1. Education
Send to a Friend via Email

letter of recommendation


letter of recommendation

A letter in which a writer (usually a person in a supervisory role) evaluates the skills, work habits, and achievements of an individual applying for a job, admission to graduate school, or some other professional position.

When requesting a letter of recommendation (from a former boss or professor, for instance), you should (a) clearly identify the deadline for submitting the letter and provide adequate notice (at least two weeks), and (b) supply your reference with specific information about the position you're applying for.

Many prospective employers and graduate schools now require that recommendations be submitted online, often in a prescribed format.

See also:


  • "What goes into a letter of recommendation? Usually the employer will state the position that you held, length of employment, your responsibilities in that position, and the positive qualities and initiative that you displayed while working for that firm."
    (Clifford W. Eischen and Lynn A. Eischen, Résumés, Cover Letters, Networking, and Interviewing. South-Western, 2010)

  • "Don't assume that because a person is a professor he knows how to write a letter of recommendation. . . .

    "An effective letter of reference should show what makes you unique, what will distinguish you from the many others who may have grades similar to yours, what will make you an asset for whatever program or job you are being recommended for. Vague, unsubstantiated statements in a recommendation saying that you are wonderful are likely to hinder, not help you."
    (Ramesh Deonaraine, The Book of Wisdom for Students. Writers Club Press, 2002)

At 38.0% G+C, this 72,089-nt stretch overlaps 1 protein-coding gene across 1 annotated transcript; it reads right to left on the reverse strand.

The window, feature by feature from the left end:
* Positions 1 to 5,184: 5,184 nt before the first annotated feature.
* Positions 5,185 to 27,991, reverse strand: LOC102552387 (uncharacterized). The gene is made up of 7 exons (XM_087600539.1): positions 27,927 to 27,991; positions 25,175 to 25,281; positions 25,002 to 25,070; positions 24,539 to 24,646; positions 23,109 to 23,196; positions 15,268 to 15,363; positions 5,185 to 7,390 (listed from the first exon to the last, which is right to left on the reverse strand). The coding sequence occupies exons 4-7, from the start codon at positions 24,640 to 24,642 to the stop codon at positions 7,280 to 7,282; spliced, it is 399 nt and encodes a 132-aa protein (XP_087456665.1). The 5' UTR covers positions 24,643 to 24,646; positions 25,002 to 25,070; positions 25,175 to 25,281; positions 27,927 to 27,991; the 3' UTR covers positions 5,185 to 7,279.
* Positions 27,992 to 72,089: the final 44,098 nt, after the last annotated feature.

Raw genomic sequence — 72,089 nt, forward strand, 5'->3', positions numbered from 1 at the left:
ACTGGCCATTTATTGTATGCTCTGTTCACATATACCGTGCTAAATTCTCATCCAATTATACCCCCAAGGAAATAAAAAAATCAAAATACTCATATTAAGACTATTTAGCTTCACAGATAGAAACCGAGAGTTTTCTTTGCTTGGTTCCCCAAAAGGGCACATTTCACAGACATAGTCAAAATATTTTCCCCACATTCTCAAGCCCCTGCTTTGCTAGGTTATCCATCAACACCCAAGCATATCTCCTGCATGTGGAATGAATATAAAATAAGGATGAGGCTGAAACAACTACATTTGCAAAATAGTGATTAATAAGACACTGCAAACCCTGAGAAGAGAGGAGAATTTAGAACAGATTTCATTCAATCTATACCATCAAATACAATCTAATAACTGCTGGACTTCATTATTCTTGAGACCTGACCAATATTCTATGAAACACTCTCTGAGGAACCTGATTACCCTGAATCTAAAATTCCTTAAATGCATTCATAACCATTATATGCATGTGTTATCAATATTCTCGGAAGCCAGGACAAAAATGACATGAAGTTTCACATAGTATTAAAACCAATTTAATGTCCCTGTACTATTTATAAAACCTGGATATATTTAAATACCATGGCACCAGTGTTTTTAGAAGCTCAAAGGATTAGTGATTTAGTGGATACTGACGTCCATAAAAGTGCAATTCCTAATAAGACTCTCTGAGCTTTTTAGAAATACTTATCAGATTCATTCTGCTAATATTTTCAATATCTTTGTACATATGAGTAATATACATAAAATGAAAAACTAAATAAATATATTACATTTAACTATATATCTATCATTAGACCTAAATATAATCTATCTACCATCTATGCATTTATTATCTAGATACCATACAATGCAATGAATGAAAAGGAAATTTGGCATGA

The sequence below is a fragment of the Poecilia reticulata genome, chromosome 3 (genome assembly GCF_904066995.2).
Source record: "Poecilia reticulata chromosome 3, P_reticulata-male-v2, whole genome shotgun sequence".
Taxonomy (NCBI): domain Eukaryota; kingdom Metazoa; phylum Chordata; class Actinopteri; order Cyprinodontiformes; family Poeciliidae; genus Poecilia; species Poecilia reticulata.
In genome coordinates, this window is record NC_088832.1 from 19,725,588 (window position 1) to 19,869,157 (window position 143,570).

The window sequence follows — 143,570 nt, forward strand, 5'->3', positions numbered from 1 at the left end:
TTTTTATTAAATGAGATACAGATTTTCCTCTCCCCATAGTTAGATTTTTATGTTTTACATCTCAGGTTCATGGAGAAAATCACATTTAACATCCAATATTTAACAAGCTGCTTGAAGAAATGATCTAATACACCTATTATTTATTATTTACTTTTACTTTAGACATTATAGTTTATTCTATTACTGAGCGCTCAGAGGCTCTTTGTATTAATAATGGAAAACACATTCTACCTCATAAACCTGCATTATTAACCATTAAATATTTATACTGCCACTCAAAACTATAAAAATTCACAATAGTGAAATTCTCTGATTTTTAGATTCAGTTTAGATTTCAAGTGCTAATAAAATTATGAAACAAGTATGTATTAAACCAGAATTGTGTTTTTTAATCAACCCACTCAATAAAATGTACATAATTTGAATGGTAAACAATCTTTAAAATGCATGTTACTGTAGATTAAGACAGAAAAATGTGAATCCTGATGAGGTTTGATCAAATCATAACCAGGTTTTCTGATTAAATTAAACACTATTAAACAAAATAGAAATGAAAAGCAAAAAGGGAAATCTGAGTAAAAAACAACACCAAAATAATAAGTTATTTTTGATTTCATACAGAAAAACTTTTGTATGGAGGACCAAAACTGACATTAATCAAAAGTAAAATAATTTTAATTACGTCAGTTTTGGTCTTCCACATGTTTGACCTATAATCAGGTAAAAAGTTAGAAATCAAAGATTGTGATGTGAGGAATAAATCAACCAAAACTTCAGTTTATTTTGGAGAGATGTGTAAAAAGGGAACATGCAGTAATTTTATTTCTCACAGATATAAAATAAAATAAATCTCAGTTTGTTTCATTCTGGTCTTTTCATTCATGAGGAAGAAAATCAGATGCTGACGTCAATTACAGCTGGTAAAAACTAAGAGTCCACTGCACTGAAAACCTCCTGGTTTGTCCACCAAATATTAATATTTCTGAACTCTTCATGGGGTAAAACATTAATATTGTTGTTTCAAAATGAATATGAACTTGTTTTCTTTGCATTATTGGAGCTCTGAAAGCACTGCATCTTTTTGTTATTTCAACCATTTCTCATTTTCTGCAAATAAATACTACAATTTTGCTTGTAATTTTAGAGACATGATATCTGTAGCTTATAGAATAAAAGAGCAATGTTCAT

• When to Say No
    "Intending to write a less-than-glowing letter and not informing the person who asked you of your intention is like an ambush. If you cannot write a good letter of recommendation, decline."
    (Robert W. Bly, Webster's New World Letter Writing Handbook. Wiley, 2004)

  • Recommendation Inflation
    "When it comes to recommendations for jobs, academe seems to have taken up permanent residence along the shores of Lake Wobegon. All of the applicants are above average--way above. . . .

    "'Writing a letter of recommendation for someone you want to promote is like putting makeup on,' says Lennard J. Davis, head of the English department at Illinois-Chicago. 'You have to accentuate what looks good and cover up the blemishes.' It's an art form both in the writing and the reading. 'You are entering the world of hermeneutics and interpretation.'

    "Got a student who lacks focus and keeps overreaching? Call him 'ambitious.' Looking for a nice way to describe an antisocial colleague? 'Keeps her own counsel' ought to do the trick.

    "Context, of course, is everything. A good letter says something about a candidate's research, teaching, personality, leadership potential, and impact on the field. If you really want to sell somebody, compare the person to other big names in the discipline. If not, keep mum. There's no need to slam someone's scholarship. Just focus the entire recommendation on their teaching. The review committee can do the math for themselves."
    (Alison Schneider, "Why You Can't Trust Letters of Recommendation." The Chronicle of Higher Education, June 30, 2000)

  • Ambiguous Recommendations
    "[E]mployers should be able to write recommendations without fear of lawsuits. They need a way to convey honest--though perhaps unfavorable--information about a candidate for a job without the candidate being able to perceive it as such. To this end, I have designed the The Lexicon of Intentionally Ambiguous Recommendations--L.I.A.R., for short. Two samples from the lexicon should illustrate the approach:
    To describe a candidate who is not very industrious: 'In my opinion, you will be very fortunate to get this person to work for you.'

    To describe a candidate who is certain to foul up any project: 'I am sure that whatever task he undertakes--no matter how small--he will be fired with enthusiasm.'
    Phrases like these allow an evaluator to offer a negative opinion of the candidate's personal qualities, work habits, or motivation, yet enable the candidate to believe that he or she has been praised highly."
    (Robert J. Thornton, The Lexicon of Intentionally Ambiguous Recommendations: Positive-Sounding References for People Who Can't Manage Their Own Sock Drawers. Sourcebooks, 2003)
Also Known As: recommendation letter, letter of reference

©2014 About.com. All rights reserved.